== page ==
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Toyota’s latest robot can help the disabled with tasks around the home

Human Support Robot I The Toyota Effect | Toyota
Toyota has completed the first in-home trial of a robot designed to help those with limited mobility carry out everyday tasks.

The Human Support Robot (HSR) has been in the lab for several years, but the team behind it recently decided to give it a run in the real world, taking it to the home of Romulo “Romy” Camargo, a decorated war veteran who suffered injuries in Afghanistan that left him paralyzed from the neck down.

During the trial, the robot helped Romy with a range of home-based tasks, including opening doors and fetching things like bottles of water or snacks from the pantry. Toyota posted a video showing the robot helping out a clearly delighted Romy, though it’s fair to say his young son was pretty stoked about it, too.

The HSR is about a meter tall and features a telescopic body, extendable folding arm, and flexible hand. The current version of the sensor-laden robot responds to QR-like codes placed on various objects about the home that help it to build up a map of its operating area. In the video we see Romy using a mouth stick to tap out commands on a tablet, with the wheel-based robot responding accordingly. It can also understand voice commands.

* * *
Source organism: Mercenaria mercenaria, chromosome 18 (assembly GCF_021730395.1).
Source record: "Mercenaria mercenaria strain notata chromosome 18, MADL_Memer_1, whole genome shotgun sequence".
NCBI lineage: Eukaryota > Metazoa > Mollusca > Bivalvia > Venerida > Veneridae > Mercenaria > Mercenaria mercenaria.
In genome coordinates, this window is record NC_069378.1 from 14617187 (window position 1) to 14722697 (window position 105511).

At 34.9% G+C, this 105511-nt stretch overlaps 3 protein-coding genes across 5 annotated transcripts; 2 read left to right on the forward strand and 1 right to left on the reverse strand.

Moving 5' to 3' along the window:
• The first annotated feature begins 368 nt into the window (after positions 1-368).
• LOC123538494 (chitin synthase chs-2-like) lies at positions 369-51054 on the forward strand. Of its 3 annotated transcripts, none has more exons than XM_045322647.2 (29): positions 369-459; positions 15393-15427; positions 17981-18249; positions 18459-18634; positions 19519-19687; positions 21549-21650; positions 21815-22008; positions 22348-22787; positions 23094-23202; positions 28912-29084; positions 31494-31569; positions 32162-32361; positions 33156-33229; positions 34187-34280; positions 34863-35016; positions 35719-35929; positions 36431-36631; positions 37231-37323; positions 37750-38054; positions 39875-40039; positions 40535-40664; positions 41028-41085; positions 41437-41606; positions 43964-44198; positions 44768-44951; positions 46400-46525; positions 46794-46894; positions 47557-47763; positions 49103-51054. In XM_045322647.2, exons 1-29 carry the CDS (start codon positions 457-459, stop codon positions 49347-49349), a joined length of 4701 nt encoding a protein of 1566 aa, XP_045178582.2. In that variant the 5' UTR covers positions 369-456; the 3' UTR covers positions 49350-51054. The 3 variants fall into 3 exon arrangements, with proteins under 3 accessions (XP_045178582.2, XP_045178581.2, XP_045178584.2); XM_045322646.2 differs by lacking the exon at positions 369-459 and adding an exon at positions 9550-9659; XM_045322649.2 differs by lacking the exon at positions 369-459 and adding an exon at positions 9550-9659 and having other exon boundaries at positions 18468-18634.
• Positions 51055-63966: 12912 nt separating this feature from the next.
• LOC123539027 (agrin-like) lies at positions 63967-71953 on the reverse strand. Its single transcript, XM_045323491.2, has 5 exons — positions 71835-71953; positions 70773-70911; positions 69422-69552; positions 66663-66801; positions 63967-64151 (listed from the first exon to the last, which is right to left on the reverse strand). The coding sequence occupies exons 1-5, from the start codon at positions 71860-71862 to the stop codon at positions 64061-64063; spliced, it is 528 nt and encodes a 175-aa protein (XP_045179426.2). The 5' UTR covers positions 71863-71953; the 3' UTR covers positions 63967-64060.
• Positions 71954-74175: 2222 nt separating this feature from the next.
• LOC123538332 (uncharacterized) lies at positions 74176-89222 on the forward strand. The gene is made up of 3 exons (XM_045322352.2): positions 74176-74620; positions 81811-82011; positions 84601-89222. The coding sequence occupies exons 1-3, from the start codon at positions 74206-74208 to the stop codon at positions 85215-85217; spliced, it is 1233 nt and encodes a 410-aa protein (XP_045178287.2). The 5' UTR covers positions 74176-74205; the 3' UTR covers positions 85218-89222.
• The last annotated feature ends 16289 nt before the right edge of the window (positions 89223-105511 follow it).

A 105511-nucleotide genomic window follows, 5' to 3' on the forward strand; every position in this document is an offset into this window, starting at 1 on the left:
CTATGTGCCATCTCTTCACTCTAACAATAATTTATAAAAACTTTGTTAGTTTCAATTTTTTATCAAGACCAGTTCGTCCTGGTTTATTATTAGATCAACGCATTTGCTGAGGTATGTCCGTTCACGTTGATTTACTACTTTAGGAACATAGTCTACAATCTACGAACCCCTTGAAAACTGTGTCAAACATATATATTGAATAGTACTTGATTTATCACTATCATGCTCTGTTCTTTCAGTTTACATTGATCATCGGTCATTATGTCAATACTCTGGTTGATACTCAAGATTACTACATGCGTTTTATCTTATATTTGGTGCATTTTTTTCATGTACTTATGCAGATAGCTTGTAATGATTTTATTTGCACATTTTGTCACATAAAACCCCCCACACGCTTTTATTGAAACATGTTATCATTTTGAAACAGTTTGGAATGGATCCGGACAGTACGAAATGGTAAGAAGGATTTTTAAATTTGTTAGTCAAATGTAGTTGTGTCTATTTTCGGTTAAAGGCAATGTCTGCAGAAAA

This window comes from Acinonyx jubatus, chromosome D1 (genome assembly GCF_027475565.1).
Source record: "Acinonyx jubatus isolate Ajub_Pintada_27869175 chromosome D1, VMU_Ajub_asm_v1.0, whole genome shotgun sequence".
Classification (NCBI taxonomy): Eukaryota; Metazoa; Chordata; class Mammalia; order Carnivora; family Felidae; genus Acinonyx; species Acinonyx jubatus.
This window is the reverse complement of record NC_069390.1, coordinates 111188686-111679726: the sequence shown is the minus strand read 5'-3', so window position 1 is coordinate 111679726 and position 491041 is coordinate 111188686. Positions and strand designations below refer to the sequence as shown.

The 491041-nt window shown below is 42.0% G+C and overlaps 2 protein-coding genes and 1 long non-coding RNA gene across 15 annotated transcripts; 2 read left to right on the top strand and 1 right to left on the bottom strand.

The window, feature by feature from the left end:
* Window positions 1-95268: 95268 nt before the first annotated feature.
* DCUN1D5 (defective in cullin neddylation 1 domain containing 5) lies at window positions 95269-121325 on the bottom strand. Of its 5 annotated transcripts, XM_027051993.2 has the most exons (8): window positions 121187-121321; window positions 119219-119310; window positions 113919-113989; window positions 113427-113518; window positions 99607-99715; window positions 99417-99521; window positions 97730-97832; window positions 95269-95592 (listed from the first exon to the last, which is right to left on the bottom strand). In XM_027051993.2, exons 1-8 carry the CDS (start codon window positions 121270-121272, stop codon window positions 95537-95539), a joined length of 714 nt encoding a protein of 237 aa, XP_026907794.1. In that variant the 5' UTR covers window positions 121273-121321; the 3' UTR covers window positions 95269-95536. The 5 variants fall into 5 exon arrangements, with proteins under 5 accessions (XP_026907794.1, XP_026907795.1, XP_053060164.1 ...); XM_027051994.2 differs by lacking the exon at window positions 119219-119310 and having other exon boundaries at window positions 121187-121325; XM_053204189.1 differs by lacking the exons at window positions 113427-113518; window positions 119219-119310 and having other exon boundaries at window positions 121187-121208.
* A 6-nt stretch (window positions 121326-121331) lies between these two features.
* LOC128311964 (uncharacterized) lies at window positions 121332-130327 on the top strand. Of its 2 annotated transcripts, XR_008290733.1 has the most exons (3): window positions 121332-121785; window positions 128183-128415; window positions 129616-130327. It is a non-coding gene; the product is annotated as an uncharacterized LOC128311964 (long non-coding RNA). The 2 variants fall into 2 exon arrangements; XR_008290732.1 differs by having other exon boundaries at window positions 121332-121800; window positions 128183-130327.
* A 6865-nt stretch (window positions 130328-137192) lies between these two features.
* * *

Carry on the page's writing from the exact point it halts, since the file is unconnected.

“This is a big game changer for everybody that has a disability,” Romy said, adding that the HSR could be part of “the next chapter of human support robots helping people with disabilities.”

Toyota is still refining the robot’s design and plans to use its experience with Romy to make it even more useful and efficient.

Design plan

When Toyota’s engineers set out designing the HSR, they decided to focus on three key areas. First, they wanted a compact and lightweight body to better accommodate a wide range of household designs. This means its extendable arm and telescopic body allow the robot to retain a small footprint while giving it decent reach to better perform a variety of tasks.

Second, it had to be super safe, prompting the team to include start-of-the-art obstacle avoidance technology as well as an arm that moves slowly and without any great force.

Finally, it had to have an intuitive interface that’s easy to use, whether via voice command or hand- and mouth-held devices, depending on the user’s disability.

The HSR is actually one of a number of robots that Toyota is developing to assist the disabled and elderly. The Japanese company recently unveiled the latest version of its robotic leg brace aimed at helping partially paralyzed people to walk, and it’s also developing a Care Assist Robot aimed at medical and care facilities to help workers lift patients to and from their beds.

On a different note, Toyota also has plans to start selling its diminutive Kirobo robot, a 34-cm-tall android that apparently wants to be your buddy.

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